A memorable world junior tournament had its ups and downs
6 ÿíâàðÿ 2016 ãîäà. ÌICHAEL TRAIKOS, Postmedia Network
MONTREAL - Put this one up there with John Carlson’s overtime goal in the 2007 World Junior Hockey Championship. Or, if you want to be cruel, call it the U.S version of Sidney Crosby’s “golden goal.”
Sure, the 5-4 shootout loss in the championship final of the world juniors wasn’t the ending that Canada had wanted — or expected. But hockey fans couldn’t be disappointed.
The finish to the championship final between Canada and the United States had just about everything that is great about hockey. For a tournament that had been making news for all the empty seats, it was must-watch TV. If there was a downside — aside from Canada losing, of course — it was that it had to end.
And, perhaps more frustratingly, that it had to end in a shootout.
From the coming out party of Thomas Chabot and draft-eligible prospect Nico Hischier to the lack of fans at games and Finland firing its coach, here are the seven takeaways from a very memorable tournament:
Blame the costly ticket prices or the overkill of hosting a tournament in the same two cities two years apart, but attendance was downright disappointing. Blocks of empty seats were visible throughout the Air Canada Centre in Toronto and in Montreal’s Bell Centre. And it wasn’t just for non-Canadian games. Canada’s quarterfinal against the Czech Republic drew 10,215 fans — half of the arena’s capacity — while 13,456 fans came out to see Canada’s semifinal against Sweden. It wasn’t until the gold medal game when we finally saw a true sell-out. Of course, based on how fans have been gouged in what is increasingly becoming less of a junior-type event, sell-outs could describe Hockey Canada.
A year after winning the world juniors on home soil — and also winning the under-18 championship — Finland came into this year’s tournament with sky-high expectations. But the defending champs had an embarrassing tournament, firing their coach after losing the first three games and becoming the first team to play in the relegation round a year after winning. Part of the reason for the sub-par performance was that the team was missing NHLers Jesse Puljujarvi, Sebastian Aho and Patrik Laine, who had gone 1-2-3 in scoring last year. But the bigger reason had to do with experience. The team was one of the youngest, with as many as five draft-eligible players on the roster.
Kids Will Be Kids
From Puljujarvi and Laine to Auston Matthews and Alexander Nylander, it was the 17-year-old draft-eligible prospects who made the most noise at last year’s world juniors. As one scout said, we were spoiled. With top-ranked prospects Nolan Patrick and Timothy Liljegren absent from the tournament due to injuries, the normalcy returned this year. That didn’t mean that the draft eligibles were invisible. Switzerland’s Nico Hischier, who is considered a top-5 pick, improved his draft stock with four goals and seven points in five games, including a two-goal effort in a close 3-2 loss in the quarterfinal to the U.S. Finland’s Eeli Tolvanen had two goals and six points and Sweden’s Lias Andersson scored three goals in seven games.
You’d be hard-pressed not to notice Thomas Chabot’s play at the world juniors. After all, he was on the ice for nearly 60 more minutes than the next-highest player in terms of ice time. With four goals and a team-leading 10 points, the Ottawa Senators prospect finished first amongst defencemen in scoring and tied for fourth overall. So it was hardly a surprise that Chabot, who was not used in the overtime shootout versus the U.S., was named tournament MVP, as well as the best defenceman. “I’m proud of everything I accomplished here,” Chabot said after picking up a goal and an assist — and logging nearly 44 minutes — in the gold medal final. “I put everything I could on the ice, night after night.”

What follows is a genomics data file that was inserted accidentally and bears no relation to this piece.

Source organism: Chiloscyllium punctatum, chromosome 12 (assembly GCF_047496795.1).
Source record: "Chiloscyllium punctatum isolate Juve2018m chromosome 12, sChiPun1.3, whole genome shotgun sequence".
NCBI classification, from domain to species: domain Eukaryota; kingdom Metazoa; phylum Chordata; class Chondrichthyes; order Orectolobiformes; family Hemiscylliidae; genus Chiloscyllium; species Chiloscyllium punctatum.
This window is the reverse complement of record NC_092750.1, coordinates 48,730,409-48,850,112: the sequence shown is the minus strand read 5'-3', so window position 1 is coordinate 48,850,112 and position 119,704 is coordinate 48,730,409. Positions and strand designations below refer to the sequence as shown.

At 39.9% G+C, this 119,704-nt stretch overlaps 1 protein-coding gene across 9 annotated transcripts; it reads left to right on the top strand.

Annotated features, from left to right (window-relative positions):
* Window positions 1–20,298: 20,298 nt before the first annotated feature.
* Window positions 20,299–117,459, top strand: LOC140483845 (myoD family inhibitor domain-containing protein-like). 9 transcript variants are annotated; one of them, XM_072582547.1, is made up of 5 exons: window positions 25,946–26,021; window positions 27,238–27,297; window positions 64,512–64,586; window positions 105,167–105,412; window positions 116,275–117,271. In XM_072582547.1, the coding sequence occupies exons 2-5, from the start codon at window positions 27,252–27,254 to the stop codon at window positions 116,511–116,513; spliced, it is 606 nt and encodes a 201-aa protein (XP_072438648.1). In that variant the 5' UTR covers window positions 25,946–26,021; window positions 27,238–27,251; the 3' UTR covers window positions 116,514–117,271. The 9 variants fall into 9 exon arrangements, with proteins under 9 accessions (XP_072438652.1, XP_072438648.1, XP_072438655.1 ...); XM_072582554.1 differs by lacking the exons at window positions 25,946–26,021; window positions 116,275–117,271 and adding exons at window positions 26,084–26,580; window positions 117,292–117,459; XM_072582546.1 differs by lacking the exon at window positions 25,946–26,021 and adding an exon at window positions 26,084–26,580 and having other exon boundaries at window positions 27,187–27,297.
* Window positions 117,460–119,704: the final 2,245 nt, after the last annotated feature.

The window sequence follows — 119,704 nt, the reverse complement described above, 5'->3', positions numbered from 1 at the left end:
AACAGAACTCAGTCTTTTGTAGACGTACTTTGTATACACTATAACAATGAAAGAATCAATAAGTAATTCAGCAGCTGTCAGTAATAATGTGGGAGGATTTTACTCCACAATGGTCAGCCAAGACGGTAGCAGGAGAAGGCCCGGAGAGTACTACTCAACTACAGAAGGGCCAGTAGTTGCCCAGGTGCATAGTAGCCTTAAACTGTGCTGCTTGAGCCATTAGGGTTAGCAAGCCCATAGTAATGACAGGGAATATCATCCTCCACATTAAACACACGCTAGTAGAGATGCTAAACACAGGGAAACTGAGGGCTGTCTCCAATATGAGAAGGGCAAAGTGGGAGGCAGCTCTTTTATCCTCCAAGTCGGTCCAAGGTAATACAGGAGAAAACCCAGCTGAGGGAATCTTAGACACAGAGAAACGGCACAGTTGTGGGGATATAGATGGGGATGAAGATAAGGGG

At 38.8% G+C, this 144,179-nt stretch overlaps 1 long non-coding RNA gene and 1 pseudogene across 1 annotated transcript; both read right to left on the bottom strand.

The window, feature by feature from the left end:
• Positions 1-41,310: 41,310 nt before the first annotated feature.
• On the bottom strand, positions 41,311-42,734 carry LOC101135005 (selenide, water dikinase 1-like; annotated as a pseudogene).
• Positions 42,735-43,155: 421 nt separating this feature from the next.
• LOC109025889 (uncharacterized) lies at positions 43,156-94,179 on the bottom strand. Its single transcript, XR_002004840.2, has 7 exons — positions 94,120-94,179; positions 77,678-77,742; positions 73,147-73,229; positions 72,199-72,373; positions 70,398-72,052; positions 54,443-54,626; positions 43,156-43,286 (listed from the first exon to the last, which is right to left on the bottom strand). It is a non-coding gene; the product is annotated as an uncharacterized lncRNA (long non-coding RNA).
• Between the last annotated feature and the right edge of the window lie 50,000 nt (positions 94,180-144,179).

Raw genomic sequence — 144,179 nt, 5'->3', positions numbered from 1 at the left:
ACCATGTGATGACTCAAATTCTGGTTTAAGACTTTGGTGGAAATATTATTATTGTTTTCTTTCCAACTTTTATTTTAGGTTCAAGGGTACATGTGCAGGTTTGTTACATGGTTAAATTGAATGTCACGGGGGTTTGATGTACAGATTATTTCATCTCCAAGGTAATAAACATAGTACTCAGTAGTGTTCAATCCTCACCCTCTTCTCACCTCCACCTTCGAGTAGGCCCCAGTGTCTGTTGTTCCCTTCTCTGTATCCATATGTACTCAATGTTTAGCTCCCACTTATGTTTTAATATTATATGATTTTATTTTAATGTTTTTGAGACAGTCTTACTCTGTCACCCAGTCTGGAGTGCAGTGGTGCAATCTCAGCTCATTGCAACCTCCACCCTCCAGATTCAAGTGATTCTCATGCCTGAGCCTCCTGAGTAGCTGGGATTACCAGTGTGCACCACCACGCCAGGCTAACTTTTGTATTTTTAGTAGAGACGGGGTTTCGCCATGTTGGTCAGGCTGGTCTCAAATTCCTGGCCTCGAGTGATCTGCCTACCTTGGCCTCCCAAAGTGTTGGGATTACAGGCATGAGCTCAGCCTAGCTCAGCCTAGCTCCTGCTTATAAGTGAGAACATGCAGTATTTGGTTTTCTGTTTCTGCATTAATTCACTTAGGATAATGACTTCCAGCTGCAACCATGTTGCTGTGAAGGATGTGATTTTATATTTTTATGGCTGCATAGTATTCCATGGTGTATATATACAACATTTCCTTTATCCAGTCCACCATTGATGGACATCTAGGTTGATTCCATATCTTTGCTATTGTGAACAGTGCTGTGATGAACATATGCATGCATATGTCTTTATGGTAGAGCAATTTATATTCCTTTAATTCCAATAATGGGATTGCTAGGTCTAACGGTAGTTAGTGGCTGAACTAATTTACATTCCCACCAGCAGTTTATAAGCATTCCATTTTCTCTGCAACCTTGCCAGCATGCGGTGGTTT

Heading into the tournament, Dylan Strome was supposed to be the main attraction. Not just for Canada, but as a No. 3 pick in 2015, the entire world juniors. Someone forgot to tell Russia’s Kirill Kaprizov. While Strome tied for fourth in scoring with 10 points, it was the 5-foot-9 Kaprizov who looked like a miniature version of Alex Ovechkin with nine goals and 12 points. In the process, the Minnesota Wild prospect, who has 15 goals in 37 games in the KHL, was named the tournament’s best forward. Sweden’s Alexander Nylander (five goals and 12 points) and Clayton Keller of the United States (three goals and 11 points) were also named to the all-star team.
Move over T.J. Oshie — there’s a new shootout hero. Troy Terry scored four goals and seven points for the U.S., but it was his prowess in the shootout that made him a legend. In the semifinal against Russia, U.S. head coach Bob Motzko tapped Terry on the shoulder three times. And Terry converted on all three attempts, beating goalie Ilya Samsonov through the legs each time. A day later, with the championship final tied after 20 minutes of overtime, Terry once again played overtime shootout hero following three rounds of failed attempts. Once again, he went with what he knew best. “I didn’t plan on going five-hole,” he said. “I guess it just took over me.”
Washington Capitals prospect Ilya Samsonov, who had a .930 save percentage and a 2.11 goals-against average for Russia, was named the top goaltender of the tournament. It was the ninth straight year that someone not from Canada won the award (the last two were Carey Price in 2007 and Steve Mason in 2008). But before we hold another goaltending summit, cut Carter Hart and Connor Ingram some slack. Individually, they had their moments, like when Ingram allowed two goals on the first three shots he faced in the semifinal or when Hart gave up a two-goal lead in the third period. But collectively, the pair gave up 18 goals in seven games and gave Canada more than enough chances to win.